Word on the Street

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I love hip-hop. Some of my fondest memories growing up involve listening to and reciting rhymes from old school classics from Common, The Roots and Jay Z. Growing up in hip-hop culture and listening to the music has instilled in me certain values. The funny thing is that I didn’t think of them as values as much as “codes of the street.” These values were divorced from any spiritual implications for me until recently. As I have grown spiritually, the “code of the streets” began to make sense as guiding principles for life.

Da’ Realness.  Authenticity is one of the highest values in hip-hop.  The drive to be true to reality, one’s self, and others is paramount.  Part of the reason there tends to be such a separation between hip-hop culture and the Church is because one is real even when impolite and the other is polite even when not being authentic.  The beef hip-hop has had with the Church has been the more mundane hypocrisy, meaning many Christians struggle with being real with ourselves regarding our shortcomings. But don’t confuse an individual’s weakness with who God is. God’s invitation into relationship is an invitation to be real.

Represent.  In addition to being authentic, hip-hop teaches you to proudly claim your cause. At hip-hop concerts, emcees raise the question, “Is Brooklyn in da house?”  Now, I’m from Philly, so that’s my cue to be quiet.  But if the question goes forth, “Is Philly in da house?” that’s my signal to make some serious noise.  And it’s not just about where you are from.  In hip-hop, the expectation is that if you’re into a specific artist, or genre, or even worldview, that you represent that issue boldly and even defiantly. So even though hip-hop culture is known more for rebellion than responding to authority, it can teach us to stand behind your convictions. It’s possible to use this “code” as a guiding principle when representing God. Hip-hop has never been sheepish about the issues it stands for or stands against.  It is so easy in our society to give lip service to a belief in God.  It’s almost expected that we have a belief in some sort of Supreme Being.  But, too often, that belief falls short of real faith that is meant, not just to be believed, but also to be proclaimed verbally and through the way we live our lives.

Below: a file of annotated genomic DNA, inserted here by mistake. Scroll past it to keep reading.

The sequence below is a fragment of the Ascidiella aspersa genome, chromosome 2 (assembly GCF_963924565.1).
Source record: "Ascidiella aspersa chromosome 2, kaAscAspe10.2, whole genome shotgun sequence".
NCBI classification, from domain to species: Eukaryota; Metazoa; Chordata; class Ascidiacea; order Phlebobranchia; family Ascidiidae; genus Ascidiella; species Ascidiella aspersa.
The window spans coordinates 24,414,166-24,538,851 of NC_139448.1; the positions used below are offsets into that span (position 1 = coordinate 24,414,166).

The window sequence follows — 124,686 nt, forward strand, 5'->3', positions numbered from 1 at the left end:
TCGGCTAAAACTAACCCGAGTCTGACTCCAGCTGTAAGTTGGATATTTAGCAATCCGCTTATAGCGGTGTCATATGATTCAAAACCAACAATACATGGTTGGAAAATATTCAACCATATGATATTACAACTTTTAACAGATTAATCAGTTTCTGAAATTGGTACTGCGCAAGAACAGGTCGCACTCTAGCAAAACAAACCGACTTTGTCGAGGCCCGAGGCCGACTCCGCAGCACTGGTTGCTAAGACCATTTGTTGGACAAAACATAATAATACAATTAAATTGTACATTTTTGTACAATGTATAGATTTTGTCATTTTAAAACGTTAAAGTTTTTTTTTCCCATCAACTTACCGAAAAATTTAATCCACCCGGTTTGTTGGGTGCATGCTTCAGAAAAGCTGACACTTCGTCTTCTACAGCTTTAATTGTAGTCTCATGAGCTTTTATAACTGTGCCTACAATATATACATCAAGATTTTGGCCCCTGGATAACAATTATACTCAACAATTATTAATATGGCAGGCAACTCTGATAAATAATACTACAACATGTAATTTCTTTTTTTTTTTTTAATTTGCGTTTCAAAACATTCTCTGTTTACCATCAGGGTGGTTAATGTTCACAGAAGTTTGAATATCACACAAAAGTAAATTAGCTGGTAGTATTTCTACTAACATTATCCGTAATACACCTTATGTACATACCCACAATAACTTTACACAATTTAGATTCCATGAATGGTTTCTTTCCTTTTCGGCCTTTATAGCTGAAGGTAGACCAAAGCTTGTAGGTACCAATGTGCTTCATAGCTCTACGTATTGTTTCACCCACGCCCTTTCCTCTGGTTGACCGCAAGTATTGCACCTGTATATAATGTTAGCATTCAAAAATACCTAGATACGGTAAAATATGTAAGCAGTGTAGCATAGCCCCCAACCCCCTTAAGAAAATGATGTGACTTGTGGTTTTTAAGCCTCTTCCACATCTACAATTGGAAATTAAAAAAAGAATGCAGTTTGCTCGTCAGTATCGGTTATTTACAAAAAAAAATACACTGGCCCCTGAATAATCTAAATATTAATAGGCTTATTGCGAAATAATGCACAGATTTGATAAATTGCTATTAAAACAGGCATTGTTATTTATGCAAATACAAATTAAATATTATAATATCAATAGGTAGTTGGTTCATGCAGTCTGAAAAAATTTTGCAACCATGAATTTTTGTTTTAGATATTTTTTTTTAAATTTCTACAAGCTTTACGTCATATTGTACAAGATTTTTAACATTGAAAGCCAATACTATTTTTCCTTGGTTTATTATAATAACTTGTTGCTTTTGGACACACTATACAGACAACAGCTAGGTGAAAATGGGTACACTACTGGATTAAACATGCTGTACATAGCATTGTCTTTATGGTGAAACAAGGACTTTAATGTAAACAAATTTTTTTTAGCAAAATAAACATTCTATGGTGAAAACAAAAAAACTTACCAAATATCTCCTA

Get Glad! Hip-hop heads love to have a good time. Though the phrase “Get Crunk” has faded, it reveals the value hip-hop places on enjoying life and having a good time.  If it isn’t already obvious, this again is an obstacle between a hip-hop perspective and that of the Church at large.  Typically, Christians are known more for what we’re against than what we enjoy.  An enthusiastic zeal for life and fun is not something that has characterized a relationship with God, but it should. To quote Level 3:16, a hip-hop group with amazing vocalists; “Get glad lift your hands to the sky/ Wave ‘em left and right, get ‘em up real high/ Get glad, praise the Lord with your heart/Soul, and mind, give him all you got…”

Hip-hop can teach us a lot about how to relate to God. Just as I learned how to cock my hat to the side through hip-hop, and nod my head to a beat, I’ve learned how to bow the knee of my heart to God. God desires to have an authentic relationship with you. You can use the same hip-hop “codes of the street” to develop that real relationship with Him.

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